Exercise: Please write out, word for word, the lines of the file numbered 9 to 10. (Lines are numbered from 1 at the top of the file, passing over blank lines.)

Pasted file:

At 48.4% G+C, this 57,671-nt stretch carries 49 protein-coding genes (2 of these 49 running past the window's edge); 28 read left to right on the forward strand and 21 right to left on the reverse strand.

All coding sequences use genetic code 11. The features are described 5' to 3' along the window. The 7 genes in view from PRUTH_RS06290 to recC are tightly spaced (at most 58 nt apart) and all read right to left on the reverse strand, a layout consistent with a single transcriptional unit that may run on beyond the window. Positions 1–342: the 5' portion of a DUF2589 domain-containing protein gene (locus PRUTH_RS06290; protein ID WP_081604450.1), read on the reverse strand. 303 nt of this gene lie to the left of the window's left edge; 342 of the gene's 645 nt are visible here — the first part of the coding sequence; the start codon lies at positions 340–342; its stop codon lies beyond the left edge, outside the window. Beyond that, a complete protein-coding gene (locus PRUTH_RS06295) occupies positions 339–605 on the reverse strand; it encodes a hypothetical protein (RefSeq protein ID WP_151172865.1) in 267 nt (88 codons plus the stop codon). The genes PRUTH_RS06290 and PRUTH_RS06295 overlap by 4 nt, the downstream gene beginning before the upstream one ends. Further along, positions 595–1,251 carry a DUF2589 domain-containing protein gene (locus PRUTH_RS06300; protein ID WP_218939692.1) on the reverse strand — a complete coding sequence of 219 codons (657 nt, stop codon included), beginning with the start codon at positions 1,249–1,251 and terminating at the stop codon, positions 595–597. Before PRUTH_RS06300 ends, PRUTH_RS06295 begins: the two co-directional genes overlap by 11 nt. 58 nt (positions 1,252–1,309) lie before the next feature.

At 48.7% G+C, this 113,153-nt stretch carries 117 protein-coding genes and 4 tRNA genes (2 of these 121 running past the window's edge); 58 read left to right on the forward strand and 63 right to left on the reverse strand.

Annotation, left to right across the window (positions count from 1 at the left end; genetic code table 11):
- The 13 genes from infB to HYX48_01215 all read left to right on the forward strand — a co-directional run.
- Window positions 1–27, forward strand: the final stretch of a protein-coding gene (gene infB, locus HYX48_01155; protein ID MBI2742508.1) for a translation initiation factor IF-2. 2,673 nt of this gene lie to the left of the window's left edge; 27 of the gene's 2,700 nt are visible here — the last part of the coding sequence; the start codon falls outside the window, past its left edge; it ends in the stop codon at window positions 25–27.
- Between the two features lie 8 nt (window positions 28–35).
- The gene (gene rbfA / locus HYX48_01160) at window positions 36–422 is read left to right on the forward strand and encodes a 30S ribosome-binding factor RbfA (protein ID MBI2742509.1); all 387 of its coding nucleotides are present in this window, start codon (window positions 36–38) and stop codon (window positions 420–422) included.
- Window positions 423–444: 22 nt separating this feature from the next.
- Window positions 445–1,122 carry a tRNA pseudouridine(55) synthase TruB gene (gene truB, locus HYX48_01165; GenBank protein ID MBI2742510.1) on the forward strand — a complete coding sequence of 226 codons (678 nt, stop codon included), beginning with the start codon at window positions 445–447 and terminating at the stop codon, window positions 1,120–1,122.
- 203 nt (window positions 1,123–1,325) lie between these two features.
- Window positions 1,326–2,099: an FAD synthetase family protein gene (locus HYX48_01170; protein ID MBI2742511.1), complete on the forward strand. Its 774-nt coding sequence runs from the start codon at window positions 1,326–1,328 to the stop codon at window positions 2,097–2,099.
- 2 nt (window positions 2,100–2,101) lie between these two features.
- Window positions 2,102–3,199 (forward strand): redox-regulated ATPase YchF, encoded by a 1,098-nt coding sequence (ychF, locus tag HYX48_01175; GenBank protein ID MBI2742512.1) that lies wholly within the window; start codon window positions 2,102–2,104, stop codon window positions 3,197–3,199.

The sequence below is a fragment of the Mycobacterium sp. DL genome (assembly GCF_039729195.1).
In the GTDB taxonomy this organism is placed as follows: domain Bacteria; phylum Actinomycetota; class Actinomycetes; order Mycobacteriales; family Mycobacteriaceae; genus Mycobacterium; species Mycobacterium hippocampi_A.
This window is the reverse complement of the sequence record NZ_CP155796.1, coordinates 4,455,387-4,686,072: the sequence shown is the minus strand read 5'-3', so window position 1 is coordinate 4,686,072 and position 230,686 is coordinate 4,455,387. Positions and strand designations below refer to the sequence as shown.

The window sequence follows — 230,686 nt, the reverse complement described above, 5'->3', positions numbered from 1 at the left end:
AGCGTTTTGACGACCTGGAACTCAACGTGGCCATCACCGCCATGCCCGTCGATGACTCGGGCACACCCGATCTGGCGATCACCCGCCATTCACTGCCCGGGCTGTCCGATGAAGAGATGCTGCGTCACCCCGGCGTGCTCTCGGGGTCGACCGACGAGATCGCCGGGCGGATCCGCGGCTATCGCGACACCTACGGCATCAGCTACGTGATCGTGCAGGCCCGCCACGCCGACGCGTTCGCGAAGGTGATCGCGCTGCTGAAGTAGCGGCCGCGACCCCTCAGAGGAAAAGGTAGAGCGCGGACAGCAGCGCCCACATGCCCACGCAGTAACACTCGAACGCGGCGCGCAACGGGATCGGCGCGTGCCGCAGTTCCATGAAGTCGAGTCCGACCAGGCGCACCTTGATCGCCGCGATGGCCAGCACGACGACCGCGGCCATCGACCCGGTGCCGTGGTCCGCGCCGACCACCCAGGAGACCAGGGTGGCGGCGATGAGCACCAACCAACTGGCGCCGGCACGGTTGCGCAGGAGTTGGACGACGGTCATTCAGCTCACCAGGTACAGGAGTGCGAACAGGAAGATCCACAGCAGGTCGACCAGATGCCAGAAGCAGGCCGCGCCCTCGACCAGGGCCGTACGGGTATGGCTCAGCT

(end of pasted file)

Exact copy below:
- Window positions 423–444: 22 nt separating this feature from the next.
- Window positions 445–1,122 carry a tRNA pseudouridine(55) synthase TruB gene (gene truB, locus HYX48_01165; GenBank protein ID MBI2742510.1) on the forward strand — a complete coding sequence of 226 codons (678 nt, stop codon included), beginning with the start codon at window positions 445–447 and terminating at the stop codon, window positions 1,120–1,122.